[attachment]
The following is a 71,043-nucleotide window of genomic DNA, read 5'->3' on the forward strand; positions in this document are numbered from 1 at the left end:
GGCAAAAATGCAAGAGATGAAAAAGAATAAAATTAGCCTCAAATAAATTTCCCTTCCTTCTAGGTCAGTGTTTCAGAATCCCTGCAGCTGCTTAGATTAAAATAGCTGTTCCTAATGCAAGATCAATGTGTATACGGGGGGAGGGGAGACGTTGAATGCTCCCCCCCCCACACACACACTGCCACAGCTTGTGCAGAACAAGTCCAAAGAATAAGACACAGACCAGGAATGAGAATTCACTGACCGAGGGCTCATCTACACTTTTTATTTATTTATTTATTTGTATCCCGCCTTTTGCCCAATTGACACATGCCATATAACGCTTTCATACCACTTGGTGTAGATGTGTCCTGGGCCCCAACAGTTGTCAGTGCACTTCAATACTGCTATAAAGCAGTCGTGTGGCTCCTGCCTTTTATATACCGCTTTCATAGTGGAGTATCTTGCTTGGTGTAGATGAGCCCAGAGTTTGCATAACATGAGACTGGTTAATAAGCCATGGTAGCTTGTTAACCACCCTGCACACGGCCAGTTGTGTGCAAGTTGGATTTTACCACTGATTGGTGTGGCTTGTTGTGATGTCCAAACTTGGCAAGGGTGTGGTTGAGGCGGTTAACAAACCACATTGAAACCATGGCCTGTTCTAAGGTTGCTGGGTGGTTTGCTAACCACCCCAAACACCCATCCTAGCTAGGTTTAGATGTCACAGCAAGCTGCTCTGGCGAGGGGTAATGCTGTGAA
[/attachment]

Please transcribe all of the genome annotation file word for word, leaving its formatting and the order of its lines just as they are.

The following is a 71,043-nucleotide window of genomic DNA, read 5'->3' on the forward strand; positions in this document are numbered from 1 at the left end:
GGCAAAAATGCAAGAGATGAAAAAGAATAAAATTAGCCTCAAATAAATTTCCCTTCCTTCTAGGTCAGTGTTTCAGAATCCCTGCAGCTGCTTAGATTAAAATAGCTGTTCCTAATGCAAGATCAATGTGTATACGGGGGGAGGGGAGACGTTGAATGCTCCCCCCCCCACACACACACTGCCACAGCTTGTGCAGAACAAGTCCAAAGAATAAGACACAGACCAGGAATGAGAATTCACTGACCGAGGGCTCATCTACACTTTTTATTTATTTATTTATTTGTATCCCGCCTTTTGCCCAATTGACACATGCCATATAACGCTTTCATACCACTTGGTGTAGATGTGTCCTGGGCCCCAACAGTTGTCAGTGCACTTCAATACTGCTATAAAGCAGTCGTGTGGCTCCTGCCTTTTATATACCGCTTTCATAGTGGAGTATCTTGCTTGGTGTAGATGAGCCCAGAGTTTGCATAACATGAGACTGGTTAATAAGCCATGGTAGCTTGTTAACCACCCTGCACACGGCCAGTTGTGTGCAAGTTGGATTTTACCACTGATTGGTGTGGCTTGTTGTGATGTCCAAACTTGGCAAGGGTGTGGTTGAGGCGGTTAACAAACCACATTGAAACCATGGCCTGTTCTAAGGTTGCTGGGTGGTTTGCTAACCACCCCAAACACCCATCCTAGCTAGGTTTAGATGTCACAGCAAGCTGCTCTGGCGAGGGGTAATGCTGTGAA